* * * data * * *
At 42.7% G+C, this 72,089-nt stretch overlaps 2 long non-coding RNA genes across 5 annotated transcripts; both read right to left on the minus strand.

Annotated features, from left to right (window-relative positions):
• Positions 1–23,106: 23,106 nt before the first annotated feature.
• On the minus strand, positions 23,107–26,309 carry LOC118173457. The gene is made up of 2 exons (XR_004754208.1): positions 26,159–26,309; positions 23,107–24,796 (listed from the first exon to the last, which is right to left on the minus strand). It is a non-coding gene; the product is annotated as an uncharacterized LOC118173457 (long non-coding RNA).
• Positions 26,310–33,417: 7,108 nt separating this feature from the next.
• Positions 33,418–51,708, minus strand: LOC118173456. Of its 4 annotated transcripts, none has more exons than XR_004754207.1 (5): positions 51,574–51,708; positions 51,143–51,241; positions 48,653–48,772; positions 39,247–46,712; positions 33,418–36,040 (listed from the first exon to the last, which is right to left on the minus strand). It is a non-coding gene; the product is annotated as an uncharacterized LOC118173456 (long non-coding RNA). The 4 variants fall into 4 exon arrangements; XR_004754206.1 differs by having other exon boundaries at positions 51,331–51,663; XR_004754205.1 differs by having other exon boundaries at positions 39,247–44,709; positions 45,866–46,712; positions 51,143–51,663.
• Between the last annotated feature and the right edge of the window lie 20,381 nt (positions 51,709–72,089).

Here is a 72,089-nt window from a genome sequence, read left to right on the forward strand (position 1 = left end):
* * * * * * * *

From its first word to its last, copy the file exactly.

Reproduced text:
At 42.7% G+C, this 72,089-nt stretch overlaps 2 long non-coding RNA genes across 5 annotated transcripts; both read right to left on the minus strand.

Annotated features, from left to right (window-relative positions):
• Positions 1–23,106: 23,106 nt before the first annotated feature.
• On the minus strand, positions 23,107–26,309 carry LOC118173457. The gene is made up of 2 exons (XR_004754208.1): positions 26,159–26,309; positions 23,107–24,796 (listed from the first exon to the last, which is right to left on the minus strand). It is a non-coding gene; the product is annotated as an uncharacterized LOC118173457 (long non-coding RNA).
• Positions 26,310–33,417: 7,108 nt separating this feature from the next.
• Positions 33,418–51,708, minus strand: LOC118173456. Of its 4 annotated transcripts, none has more exons than XR_004754207.1 (5): positions 51,574–51,708; positions 51,143–51,241; positions 48,653–48,772; positions 39,247–46,712; positions 33,418–36,040 (listed from the first exon to the last, which is right to left on the minus strand). It is a non-coding gene; the product is annotated as an uncharacterized LOC118173456 (long non-coding RNA). The 4 variants fall into 4 exon arrangements; XR_004754206.1 differs by having other exon boundaries at positions 51,331–51,663; XR_004754205.1 differs by having other exon boundaries at positions 39,247–44,709; positions 45,866–46,712; positions 51,143–51,663.
• Between the last annotated feature and the right edge of the window lie 20,381 nt (positions 51,709–72,089).

Here is a 72,089-nt window from a genome sequence, read left to right on the forward strand (position 1 = left end):